I love this photo because it is the type of image that inspired me to visit Chile. The lonely dirt road that winds its way up, then disappears around the corner, presumably ending where the snow begins. It just begs for adventure. This is on the way to my basecamp that I call Invernada. The adventure is endless.
Volcán Villarrica is the most iconic, quintessential peak in Chile. It's the type of mountain kids draw when you ask them to draw a volcano – including the puff of smoke coming from the summit.
I just returned from my annual "Invernada" exploration trip. This year I was joined by my friend and fellow ski guide, Nina Hance. I can finally say I have worked out the logistics of this trip to a level I am happy with. Check out the story from this season. Then consider joining me in 2016. I am already looking forward to returning to "Invernada."
By now, everyone has heard of the monster storm slamming into central Chile at this moment. Snow Forecast called for nineteen-feet to hit Valle Nevado, with only slightly smaller amounts for the surrounding resorts. With the predicted El Niño taking its time to produce typical results, this is the storm everyone has been waiting for.
What's it like to be in a storm that drops three-meters of snow over a couple days? It's pretty intense.
What are you doing in early October? Actually, it doesn't matter. I've got a better idea. You should come to Chile and ski into the caldera of the Puyehue volcano.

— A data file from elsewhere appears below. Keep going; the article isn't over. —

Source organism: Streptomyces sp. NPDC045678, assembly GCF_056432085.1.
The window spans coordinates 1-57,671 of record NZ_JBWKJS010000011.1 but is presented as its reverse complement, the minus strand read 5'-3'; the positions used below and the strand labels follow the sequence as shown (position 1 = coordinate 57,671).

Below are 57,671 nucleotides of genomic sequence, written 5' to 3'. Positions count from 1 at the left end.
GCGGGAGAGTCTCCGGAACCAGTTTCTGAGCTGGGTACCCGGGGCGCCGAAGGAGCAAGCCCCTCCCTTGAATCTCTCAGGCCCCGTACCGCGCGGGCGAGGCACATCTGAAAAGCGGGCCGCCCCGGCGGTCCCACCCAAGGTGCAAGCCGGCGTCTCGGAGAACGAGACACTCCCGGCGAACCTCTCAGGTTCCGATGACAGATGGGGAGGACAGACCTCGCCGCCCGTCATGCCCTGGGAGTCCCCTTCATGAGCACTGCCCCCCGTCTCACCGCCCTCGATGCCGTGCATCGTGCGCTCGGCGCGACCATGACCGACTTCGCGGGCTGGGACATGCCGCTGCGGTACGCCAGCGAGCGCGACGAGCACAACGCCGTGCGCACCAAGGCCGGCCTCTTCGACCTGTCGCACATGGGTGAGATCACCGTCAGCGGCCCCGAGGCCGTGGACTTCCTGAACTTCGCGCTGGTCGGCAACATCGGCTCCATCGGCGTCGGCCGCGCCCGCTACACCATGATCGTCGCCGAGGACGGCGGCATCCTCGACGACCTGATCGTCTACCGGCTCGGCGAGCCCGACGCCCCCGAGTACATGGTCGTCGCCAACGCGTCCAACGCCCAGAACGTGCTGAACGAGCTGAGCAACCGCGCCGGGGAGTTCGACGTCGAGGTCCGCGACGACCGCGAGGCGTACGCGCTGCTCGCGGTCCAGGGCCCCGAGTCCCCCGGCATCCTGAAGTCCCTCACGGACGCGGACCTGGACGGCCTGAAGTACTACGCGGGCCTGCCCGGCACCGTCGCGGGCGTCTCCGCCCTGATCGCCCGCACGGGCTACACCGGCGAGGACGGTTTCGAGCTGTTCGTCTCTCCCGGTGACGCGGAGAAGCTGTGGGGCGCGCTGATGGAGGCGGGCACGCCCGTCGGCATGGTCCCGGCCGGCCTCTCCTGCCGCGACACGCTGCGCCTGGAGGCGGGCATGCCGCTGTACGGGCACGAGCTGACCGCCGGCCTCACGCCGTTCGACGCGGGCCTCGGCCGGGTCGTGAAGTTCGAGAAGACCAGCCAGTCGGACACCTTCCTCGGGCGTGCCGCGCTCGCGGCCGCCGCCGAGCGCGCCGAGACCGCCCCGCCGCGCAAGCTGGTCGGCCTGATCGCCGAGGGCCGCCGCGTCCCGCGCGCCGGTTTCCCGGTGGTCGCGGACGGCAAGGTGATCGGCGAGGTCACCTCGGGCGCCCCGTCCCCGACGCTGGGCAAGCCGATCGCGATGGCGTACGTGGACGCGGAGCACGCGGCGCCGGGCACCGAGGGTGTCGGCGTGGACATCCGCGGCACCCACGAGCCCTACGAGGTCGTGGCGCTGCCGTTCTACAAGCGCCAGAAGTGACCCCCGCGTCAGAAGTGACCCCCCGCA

My previous blog post was about why you would want to ski with a guide in Chile. After that I ran across a few advertisements from U.S.-based guides, offering trips to ski in Chile. Looking into these trips I see that they've done some homework – but not quite enough. The itineraries look good. For example, while I typically aim to ski three volcanoes in a week, some visiting guides have squeezed four volcanoes into their plans. That would be better. Never mind that the weather in southern Chile is far from perfect everyday and having some flexibility is critical. I saw one trip offered to a volcano which is presently erupting. I wouldn't recommend that. Some guides offer great prices. Cutting corners is never a good idea. Good food, comfortable lodging and safe vehicles with enough space are not cheap in Chile. So I am not sure where it's best to cut costs.
I guess I'd like to add to my previous post. Not all ski guides and trips to Chile are equal.
You are looking for an adventure and the typical avalanche hazard is easier to manage than a continental snow climate. So why would you want to ski with a guide in Chile?
I get asked about the "best time" to ski in Chile often. The answer to that depends on a variety of factors, so there's no really simple answer. But, here's one piece of advice I share often and am confident in...
Don't miss an El Niño year.